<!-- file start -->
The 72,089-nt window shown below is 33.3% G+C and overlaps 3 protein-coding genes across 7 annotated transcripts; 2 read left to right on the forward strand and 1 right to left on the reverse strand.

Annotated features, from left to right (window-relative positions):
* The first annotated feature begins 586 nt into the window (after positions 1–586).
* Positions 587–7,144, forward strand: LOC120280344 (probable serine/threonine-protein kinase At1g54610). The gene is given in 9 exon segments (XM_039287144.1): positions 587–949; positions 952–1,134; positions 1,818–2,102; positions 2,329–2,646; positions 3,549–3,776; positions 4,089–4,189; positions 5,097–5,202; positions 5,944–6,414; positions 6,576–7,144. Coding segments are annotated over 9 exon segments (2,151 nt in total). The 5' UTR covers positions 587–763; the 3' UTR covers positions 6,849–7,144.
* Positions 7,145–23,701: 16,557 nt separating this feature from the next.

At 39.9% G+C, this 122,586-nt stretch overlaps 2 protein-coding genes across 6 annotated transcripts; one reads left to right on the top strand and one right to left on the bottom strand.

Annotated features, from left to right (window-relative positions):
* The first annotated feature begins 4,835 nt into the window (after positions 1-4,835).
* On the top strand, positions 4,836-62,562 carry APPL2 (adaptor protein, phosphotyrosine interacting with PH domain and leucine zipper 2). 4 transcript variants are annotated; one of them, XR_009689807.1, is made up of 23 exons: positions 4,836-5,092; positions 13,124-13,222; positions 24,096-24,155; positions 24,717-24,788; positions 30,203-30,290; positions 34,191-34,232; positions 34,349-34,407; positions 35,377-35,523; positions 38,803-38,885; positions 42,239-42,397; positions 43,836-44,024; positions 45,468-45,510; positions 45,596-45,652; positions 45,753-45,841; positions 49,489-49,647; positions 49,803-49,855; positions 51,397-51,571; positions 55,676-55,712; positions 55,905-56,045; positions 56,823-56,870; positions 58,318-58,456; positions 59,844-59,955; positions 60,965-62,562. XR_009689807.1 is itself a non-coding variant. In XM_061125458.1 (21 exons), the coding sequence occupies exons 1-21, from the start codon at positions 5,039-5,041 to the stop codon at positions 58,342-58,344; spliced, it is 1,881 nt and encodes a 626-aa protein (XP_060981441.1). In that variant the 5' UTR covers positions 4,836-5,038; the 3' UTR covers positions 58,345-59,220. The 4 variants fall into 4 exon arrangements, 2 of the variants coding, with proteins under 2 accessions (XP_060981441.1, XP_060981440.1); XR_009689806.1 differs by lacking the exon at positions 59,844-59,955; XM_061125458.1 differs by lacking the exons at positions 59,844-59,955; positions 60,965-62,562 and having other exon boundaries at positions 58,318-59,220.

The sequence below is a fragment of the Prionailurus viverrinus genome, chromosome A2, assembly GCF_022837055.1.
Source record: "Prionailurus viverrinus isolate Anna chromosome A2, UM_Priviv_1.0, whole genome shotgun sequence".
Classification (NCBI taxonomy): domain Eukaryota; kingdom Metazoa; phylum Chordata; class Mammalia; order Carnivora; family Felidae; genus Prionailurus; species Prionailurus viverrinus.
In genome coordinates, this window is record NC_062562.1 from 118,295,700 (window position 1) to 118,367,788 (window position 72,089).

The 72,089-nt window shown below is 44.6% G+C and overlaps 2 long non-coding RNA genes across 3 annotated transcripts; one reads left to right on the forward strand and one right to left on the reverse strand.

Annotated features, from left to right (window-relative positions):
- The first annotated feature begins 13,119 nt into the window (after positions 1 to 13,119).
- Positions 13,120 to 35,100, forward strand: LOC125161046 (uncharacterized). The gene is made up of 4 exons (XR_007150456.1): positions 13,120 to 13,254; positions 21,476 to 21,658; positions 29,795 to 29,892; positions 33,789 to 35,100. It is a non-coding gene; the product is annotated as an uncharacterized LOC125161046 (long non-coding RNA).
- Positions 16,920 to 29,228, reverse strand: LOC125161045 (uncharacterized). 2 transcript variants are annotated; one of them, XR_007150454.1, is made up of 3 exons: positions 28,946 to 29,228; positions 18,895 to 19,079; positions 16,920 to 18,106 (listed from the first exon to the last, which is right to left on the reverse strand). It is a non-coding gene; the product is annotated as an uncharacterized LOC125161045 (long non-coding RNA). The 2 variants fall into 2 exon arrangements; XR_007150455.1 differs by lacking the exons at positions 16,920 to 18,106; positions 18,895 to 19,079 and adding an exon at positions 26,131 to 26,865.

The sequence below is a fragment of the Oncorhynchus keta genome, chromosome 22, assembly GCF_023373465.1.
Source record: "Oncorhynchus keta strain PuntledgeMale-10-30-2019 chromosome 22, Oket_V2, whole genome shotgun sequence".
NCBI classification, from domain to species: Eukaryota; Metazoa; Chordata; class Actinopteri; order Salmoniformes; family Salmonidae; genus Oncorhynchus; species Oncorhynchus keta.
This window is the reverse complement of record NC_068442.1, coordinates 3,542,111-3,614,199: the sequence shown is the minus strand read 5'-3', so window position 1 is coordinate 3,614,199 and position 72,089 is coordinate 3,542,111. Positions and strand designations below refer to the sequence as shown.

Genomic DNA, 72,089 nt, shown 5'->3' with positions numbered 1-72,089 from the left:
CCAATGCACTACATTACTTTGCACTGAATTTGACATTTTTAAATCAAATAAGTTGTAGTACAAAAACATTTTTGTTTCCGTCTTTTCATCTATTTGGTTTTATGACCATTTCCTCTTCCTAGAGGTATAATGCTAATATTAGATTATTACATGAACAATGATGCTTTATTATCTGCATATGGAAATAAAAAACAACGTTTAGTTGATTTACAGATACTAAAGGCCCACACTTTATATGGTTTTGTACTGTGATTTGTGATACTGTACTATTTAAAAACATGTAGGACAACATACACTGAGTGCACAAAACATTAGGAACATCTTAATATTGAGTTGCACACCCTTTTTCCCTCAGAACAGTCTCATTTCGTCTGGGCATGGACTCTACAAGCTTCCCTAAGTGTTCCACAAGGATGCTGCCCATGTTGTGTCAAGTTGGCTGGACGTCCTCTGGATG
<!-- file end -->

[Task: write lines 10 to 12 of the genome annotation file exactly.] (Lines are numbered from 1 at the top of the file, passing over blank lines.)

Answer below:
The sequence below is a fragment of the Prionailurus viverrinus genome, chromosome A2, assembly GCF_022837055.1.
Source record: "Prionailurus viverrinus isolate Anna chromosome A2, UM_Priviv_1.0, whole genome shotgun sequence".
Classification (NCBI taxonomy): domain Eukaryota; kingdom Metazoa; phylum Chordata; class Mammalia; order Carnivora; family Felidae; genus Prionailurus; species Prionailurus viverrinus.